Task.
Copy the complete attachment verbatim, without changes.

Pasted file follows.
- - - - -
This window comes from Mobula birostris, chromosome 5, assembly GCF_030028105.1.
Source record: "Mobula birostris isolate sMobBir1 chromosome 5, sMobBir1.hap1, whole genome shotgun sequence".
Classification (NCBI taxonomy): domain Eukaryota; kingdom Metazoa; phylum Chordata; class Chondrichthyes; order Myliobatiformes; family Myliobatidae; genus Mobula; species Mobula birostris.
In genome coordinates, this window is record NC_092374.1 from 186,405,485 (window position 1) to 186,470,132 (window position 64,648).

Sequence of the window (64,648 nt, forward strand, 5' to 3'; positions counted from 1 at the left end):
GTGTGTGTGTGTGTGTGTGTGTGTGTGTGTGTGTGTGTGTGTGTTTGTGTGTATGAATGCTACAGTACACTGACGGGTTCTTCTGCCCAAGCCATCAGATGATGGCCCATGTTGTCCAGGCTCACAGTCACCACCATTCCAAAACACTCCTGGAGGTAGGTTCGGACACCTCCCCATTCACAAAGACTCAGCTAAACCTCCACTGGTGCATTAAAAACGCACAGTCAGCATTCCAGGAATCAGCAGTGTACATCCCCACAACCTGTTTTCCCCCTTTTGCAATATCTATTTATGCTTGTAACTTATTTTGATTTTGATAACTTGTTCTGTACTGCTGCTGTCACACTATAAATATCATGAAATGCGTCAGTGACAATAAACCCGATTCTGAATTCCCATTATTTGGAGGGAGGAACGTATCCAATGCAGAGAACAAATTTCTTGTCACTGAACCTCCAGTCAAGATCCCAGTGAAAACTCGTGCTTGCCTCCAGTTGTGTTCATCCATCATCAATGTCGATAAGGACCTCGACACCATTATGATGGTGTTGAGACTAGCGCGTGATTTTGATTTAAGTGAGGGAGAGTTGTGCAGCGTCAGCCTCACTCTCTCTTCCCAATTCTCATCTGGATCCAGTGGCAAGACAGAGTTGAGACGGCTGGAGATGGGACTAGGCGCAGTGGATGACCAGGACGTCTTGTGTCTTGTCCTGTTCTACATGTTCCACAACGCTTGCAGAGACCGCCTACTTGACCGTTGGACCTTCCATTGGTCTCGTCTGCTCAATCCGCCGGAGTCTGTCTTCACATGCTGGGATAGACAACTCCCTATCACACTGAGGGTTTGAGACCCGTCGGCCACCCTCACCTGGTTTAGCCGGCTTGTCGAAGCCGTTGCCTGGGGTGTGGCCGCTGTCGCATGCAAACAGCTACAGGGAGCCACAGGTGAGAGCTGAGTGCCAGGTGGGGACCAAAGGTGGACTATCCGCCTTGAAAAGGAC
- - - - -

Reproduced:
This window comes from Mobula birostris, chromosome 5, assembly GCF_030028105.1.
Source record: "Mobula birostris isolate sMobBir1 chromosome 5, sMobBir1.hap1, whole genome shotgun sequence".
Classification (NCBI taxonomy): domain Eukaryota; kingdom Metazoa; phylum Chordata; class Chondrichthyes; order Myliobatiformes; family Myliobatidae; genus Mobula; species Mobula birostris.
In genome coordinates, this window is record NC_092374.1 from 186,405,485 (window position 1) to 186,470,132 (window position 64,648).

Sequence of the window (64,648 nt, forward strand, 5' to 3'; positions counted from 1 at the left end):
GTGTGTGTGTGTGTGTGTGTGTGTGTGTGTGTGTGTGTGTGTGTTTGTGTGTATGAATGCTACAGTACACTGACGGGTTCTTCTGCCCAAGCCATCAGATGATGGCCCATGTTGTCCAGGCTCACAGTCACCACCATTCCAAAACACTCCTGGAGGTAGGTTCGGACACCTCCCCATTCACAAAGACTCAGCTAAACCTCCACTGGTGCATTAAAAACGCACAGTCAGCATTCCAGGAATCAGCAGTGTACATCCCCACAACCTGTTTTCCCCCTTTTGCAATATCTATTTATGCTTGTAACTTATTTTGATTTTGATAACTTGTTCTGTACTGCTGCTGTCACACTATAAATATCATGAAATGCGTCAGTGACAATAAACCCGATTCTGAATTCCCATTATTTGGAGGGAGGAACGTATCCAATGCAGAGAACAAATTTCTTGTCACTGAACCTCCAGTCAAGATCCCAGTGAAAACTCGTGCTTGCCTCCAGTTGTGTTCATCCATCATCAATGTCGATAAGGACCTCGACACCATTATGATGGTGTTGAGACTAGCGCGTGATTTTGATTTAAGTGAGGGAGAGTTGTGCAGCGTCAGCCTCACTCTCTCTTCCCAATTCTCATCTGGATCCAGTGGCAAGACAGAGTTGAGACGGCTGGAGATGGGACTAGGCGCAGTGGATGACCAGGACGTCTTGTGTCTTGTCCTGTTCTACATGTTCCACAACGCTTGCAGAGACCGCCTACTTGACCGTTGGACCTTCCATTGGTCTCGTCTGCTCAATCCGCCGGAGTCTGTCTTCACATGCTGGGATAGACAACTCCCTATCACACTGAGGGTTTGAGACCCGTCGGCCACCCTCACCTGGTTTAGCCGGCTTGTCGAAGCCGTTGCCTGGGGTGTGGCCGCTGTCGCATGCAAACAGCTACAGGGAGCCACAGGTGAGAGCTGAGTGCCAGGTGGGGACCAAAGGTGGACTATCCGCCTTGAAAAGGAC